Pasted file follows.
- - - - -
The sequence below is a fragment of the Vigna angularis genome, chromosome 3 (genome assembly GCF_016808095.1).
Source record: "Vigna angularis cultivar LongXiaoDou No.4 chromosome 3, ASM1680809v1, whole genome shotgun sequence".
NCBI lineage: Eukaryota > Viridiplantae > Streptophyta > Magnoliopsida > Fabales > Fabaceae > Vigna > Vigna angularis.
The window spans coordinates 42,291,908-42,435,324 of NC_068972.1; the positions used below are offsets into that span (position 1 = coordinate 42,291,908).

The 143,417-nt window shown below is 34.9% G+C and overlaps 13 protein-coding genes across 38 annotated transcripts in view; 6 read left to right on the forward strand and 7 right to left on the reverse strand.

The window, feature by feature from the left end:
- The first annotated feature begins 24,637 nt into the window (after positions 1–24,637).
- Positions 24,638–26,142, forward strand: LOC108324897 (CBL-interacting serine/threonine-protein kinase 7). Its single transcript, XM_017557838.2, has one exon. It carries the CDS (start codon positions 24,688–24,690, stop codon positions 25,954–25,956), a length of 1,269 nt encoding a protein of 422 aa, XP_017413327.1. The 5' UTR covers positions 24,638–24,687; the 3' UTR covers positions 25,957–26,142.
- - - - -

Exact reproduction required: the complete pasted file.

The sequence below is a fragment of the Vigna angularis genome, chromosome 3 (genome assembly GCF_016808095.1).
Source record: "Vigna angularis cultivar LongXiaoDou No.4 chromosome 3, ASM1680809v1, whole genome shotgun sequence".
NCBI lineage: Eukaryota > Viridiplantae > Streptophyta > Magnoliopsida > Fabales > Fabaceae > Vigna > Vigna angularis.
The window spans coordinates 42,291,908-42,435,324 of NC_068972.1; the positions used below are offsets into that span (position 1 = coordinate 42,291,908).

The 143,417-nt window shown below is 34.9% G+C and overlaps 13 protein-coding genes across 38 annotated transcripts in view; 6 read left to right on the forward strand and 7 right to left on the reverse strand.

The window, feature by feature from the left end:
- The first annotated feature begins 24,637 nt into the window (after positions 1–24,637).
- Positions 24,638–26,142, forward strand: LOC108324897 (CBL-interacting serine/threonine-protein kinase 7). Its single transcript, XM_017557838.2, has one exon. It carries the CDS (start codon positions 24,688–24,690, stop codon positions 25,954–25,956), a length of 1,269 nt encoding a protein of 422 aa, XP_017413327.1. The 5' UTR covers positions 24,638–24,687; the 3' UTR covers positions 25,957–26,142.